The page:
M.I.A. falls short of expectations, despite 'big name'
November 6, 2008
I know there has been some criticism over my past couple reviews, mostly for the fact that a large percentage of readers have never heard of the artists I choose to review. In response to the criticism, I’ve decided to review something for anyone who listens to mainstream radio, the Weekly Top 40 or are avid MTV watchers.
If you are any of the above, I feel quite sorry for not only the bones of your inner ear, but any cell in your brain forced to process the pathetic crap coming from these sources. With that said, this week I have chosen to review an album from 2007 that recently exploded almost overnight. The artist, M.I.A, the album, “Kala.”
If you’re still asking yourself, “who the hell is M.I.A”? Quickly flip on 101.3 KDWB and listen for about an hour, I’m sure you’ll hear the catchy lyrics or the remnants of the hit song “Paper Planes.” Now that you have an idea of whom I’m reviewing, please read on. Mathangi “Maya” Arulpragasam, better known by her stage name, M.I.A. is what many would call a genre confused British/ Sri Lankan Tamil commonly known for her questionable political lyricism.
Not only is M.I.A. a worldwide success with her overly catchy and politically questionable songwriting, but she is also a record producer, author and visual artist. After mild file sharing success of her first album, M.I.A entered the studio in 2006 to record her follow-up album which was named after her beloved Mother, Kala.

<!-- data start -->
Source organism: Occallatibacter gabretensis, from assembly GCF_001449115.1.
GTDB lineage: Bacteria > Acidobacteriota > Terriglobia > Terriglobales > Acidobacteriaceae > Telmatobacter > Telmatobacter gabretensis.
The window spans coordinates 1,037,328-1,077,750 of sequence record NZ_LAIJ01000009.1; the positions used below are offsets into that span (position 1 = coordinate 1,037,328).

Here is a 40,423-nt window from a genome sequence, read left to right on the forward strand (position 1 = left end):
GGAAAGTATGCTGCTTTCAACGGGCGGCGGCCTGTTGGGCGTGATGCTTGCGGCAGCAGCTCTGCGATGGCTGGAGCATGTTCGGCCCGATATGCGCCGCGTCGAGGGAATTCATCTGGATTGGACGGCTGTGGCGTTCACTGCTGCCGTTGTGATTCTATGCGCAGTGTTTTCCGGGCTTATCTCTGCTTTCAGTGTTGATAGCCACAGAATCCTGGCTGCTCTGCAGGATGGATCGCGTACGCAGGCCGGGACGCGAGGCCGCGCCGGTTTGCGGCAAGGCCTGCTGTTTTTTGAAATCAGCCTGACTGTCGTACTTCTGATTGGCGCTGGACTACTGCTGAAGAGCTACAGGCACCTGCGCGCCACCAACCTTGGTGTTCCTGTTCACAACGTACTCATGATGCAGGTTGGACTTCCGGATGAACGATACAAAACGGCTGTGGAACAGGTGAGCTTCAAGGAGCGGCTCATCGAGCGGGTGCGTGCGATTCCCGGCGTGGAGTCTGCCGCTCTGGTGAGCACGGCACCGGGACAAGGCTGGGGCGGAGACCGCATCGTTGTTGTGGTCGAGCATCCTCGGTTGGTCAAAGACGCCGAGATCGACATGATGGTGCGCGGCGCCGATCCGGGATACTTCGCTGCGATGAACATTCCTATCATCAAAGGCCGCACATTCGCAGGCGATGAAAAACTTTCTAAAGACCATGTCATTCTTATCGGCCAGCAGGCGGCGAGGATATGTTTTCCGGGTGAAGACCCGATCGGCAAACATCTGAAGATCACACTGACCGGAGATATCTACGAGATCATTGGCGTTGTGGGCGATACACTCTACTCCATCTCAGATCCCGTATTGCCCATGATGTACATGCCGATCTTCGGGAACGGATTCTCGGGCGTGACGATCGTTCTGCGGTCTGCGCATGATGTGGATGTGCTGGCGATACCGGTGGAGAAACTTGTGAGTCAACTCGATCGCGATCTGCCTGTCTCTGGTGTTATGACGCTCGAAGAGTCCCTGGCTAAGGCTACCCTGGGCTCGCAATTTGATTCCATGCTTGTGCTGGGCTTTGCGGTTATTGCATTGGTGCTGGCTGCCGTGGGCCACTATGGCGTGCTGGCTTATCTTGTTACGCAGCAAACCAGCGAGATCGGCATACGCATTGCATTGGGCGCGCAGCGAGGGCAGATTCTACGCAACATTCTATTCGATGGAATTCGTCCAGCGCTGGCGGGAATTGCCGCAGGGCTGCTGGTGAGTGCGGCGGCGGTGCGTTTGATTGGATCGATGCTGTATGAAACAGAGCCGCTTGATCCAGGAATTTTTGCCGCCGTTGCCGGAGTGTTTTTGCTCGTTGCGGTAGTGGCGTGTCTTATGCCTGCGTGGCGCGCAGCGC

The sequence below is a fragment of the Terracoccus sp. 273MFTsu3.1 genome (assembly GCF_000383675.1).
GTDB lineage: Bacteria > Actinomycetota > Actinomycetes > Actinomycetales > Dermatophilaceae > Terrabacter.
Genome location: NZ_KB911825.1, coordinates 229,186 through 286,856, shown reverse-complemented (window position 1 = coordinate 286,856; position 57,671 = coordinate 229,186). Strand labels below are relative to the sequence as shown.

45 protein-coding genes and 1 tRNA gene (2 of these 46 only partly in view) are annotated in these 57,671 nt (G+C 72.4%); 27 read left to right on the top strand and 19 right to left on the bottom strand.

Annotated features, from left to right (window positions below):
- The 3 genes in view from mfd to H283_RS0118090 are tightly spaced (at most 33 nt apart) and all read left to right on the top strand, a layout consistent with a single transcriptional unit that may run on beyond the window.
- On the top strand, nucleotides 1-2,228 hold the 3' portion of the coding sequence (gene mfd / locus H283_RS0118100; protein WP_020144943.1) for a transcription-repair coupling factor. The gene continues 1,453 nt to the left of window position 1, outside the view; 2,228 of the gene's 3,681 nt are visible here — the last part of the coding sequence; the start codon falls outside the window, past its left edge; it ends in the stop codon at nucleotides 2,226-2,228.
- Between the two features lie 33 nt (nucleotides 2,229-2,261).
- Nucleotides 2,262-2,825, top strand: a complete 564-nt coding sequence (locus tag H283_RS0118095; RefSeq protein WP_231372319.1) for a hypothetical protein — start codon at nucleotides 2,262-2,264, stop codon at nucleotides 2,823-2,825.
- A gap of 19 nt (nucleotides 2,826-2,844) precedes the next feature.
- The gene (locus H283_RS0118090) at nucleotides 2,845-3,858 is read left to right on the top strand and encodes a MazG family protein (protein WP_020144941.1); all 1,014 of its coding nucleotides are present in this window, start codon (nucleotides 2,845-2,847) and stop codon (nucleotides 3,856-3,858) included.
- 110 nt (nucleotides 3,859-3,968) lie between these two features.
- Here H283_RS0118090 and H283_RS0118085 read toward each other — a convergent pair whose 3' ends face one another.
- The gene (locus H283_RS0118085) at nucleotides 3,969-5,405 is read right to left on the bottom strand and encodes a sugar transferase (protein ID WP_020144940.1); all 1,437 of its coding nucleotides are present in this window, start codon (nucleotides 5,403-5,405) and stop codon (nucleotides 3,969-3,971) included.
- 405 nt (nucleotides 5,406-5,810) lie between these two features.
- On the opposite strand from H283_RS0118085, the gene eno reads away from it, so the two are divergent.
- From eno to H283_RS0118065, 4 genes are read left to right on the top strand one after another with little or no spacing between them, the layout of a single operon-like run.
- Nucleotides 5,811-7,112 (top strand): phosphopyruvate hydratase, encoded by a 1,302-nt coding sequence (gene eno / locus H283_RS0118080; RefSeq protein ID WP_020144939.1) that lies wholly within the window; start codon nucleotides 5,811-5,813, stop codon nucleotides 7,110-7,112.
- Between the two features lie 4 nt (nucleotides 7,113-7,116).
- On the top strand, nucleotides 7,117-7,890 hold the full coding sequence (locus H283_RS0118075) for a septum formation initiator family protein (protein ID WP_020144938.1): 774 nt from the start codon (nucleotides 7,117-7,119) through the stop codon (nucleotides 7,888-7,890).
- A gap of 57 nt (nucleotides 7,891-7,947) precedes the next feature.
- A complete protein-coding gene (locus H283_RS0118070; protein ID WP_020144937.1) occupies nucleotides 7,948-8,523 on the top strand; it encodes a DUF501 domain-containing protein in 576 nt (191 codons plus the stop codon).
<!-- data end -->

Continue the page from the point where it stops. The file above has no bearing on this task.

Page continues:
She claims that this album is far less political and more personal than its predecessor, “Arular”-that statement in itself is misleading. “Arular” is incredibly political as she is seemingly obsessed with the idea of her long lost father. She has many songs that describe her father’s role as a player in the Sri Lanka’s terrorist-revolutionary Tamil Tigers.
According to Rolling Stone Magazine, “Kala” features M.I.A. as “star access enables a woman who grew up an impoverished refugee to observe the outcomes of similar histories in immigrant and minority communities worldwide. If you don’t think that’s political, ask your mama-or hers, who’s named Kala.” “Kala” is an album that portrays M.I.A. as someone who is obsessed with Euro-American culture.
The first couple tracks of “Kala” sound almost like some sort of tribal declaration of ethnicity. I felt almost taken back after knowing the radio worthy hit “Paper Planes.” To think that M.I.A. sought out infamous Timbaland to do the production of this album, I expected quite a bit more. “Kala” doesn’t offer much more than “Paper Planes” for the casual listener.
On the other hand, if you’re an avid underground electronic follower, you might find some worth in this album. To me, it’s a mish mash of overly hokey political lyricisms that, to be totally honest, don’t make a bit of damn sense.
Don’t waste your hard earned college cash, stick to getting your free single of a KDWB sampler or other means of acquiring the only song worth listening to.
The moral of the story is, just because you have a big name, American hip-hop artist for your producer does not mean you will produce a successful American hip-hop album.
Erik Wood is a student at UW-River Falls.